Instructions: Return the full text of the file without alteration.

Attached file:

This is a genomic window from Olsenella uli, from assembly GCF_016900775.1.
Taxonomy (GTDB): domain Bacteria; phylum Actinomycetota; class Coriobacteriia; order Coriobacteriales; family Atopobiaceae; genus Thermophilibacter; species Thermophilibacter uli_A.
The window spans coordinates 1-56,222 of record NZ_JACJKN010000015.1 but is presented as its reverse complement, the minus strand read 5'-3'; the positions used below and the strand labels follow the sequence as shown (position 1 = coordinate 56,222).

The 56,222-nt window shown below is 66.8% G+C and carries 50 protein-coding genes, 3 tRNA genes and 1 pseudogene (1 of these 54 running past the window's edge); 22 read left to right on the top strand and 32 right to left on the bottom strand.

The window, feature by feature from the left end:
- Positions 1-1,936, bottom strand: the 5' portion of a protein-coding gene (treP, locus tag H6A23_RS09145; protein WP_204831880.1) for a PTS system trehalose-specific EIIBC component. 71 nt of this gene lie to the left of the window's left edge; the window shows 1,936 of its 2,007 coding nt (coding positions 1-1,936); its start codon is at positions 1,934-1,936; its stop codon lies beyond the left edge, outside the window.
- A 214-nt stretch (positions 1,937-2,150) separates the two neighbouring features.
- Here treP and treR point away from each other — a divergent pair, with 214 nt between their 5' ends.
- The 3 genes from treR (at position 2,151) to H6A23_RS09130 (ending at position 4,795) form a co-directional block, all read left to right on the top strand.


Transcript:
This is a genomic window from Olsenella uli, from assembly GCF_016900775.1.
Taxonomy (GTDB): domain Bacteria; phylum Actinomycetota; class Coriobacteriia; order Coriobacteriales; family Atopobiaceae; genus Thermophilibacter; species Thermophilibacter uli_A.
The window spans coordinates 1-56,222 of record NZ_JACJKN010000015.1 but is presented as its reverse complement, the minus strand read 5'-3'; the positions used below and the strand labels follow the sequence as shown (position 1 = coordinate 56,222).

The 56,222-nt window shown below is 66.8% G+C and carries 50 protein-coding genes, 3 tRNA genes and 1 pseudogene (1 of these 54 running past the window's edge); 22 read left to right on the top strand and 32 right to left on the bottom strand.

The window, feature by feature from the left end:
- Positions 1-1,936, bottom strand: the 5' portion of a protein-coding gene (treP, locus tag H6A23_RS09145; protein WP_204831880.1) for a PTS system trehalose-specific EIIBC component. 71 nt of this gene lie to the left of the window's left edge; the window shows 1,936 of its 2,007 coding nt (coding positions 1-1,936); its start codon is at positions 1,934-1,936; its stop codon lies beyond the left edge, outside the window.
- A 214-nt stretch (positions 1,937-2,150) separates the two neighbouring features.
- Here treP and treR point away from each other — a divergent pair, with 214 nt between their 5' ends.
- The 3 genes from treR (at position 2,151) to H6A23_RS09130 (ending at position 4,795) form a co-directional block, all read left to right on the top strand.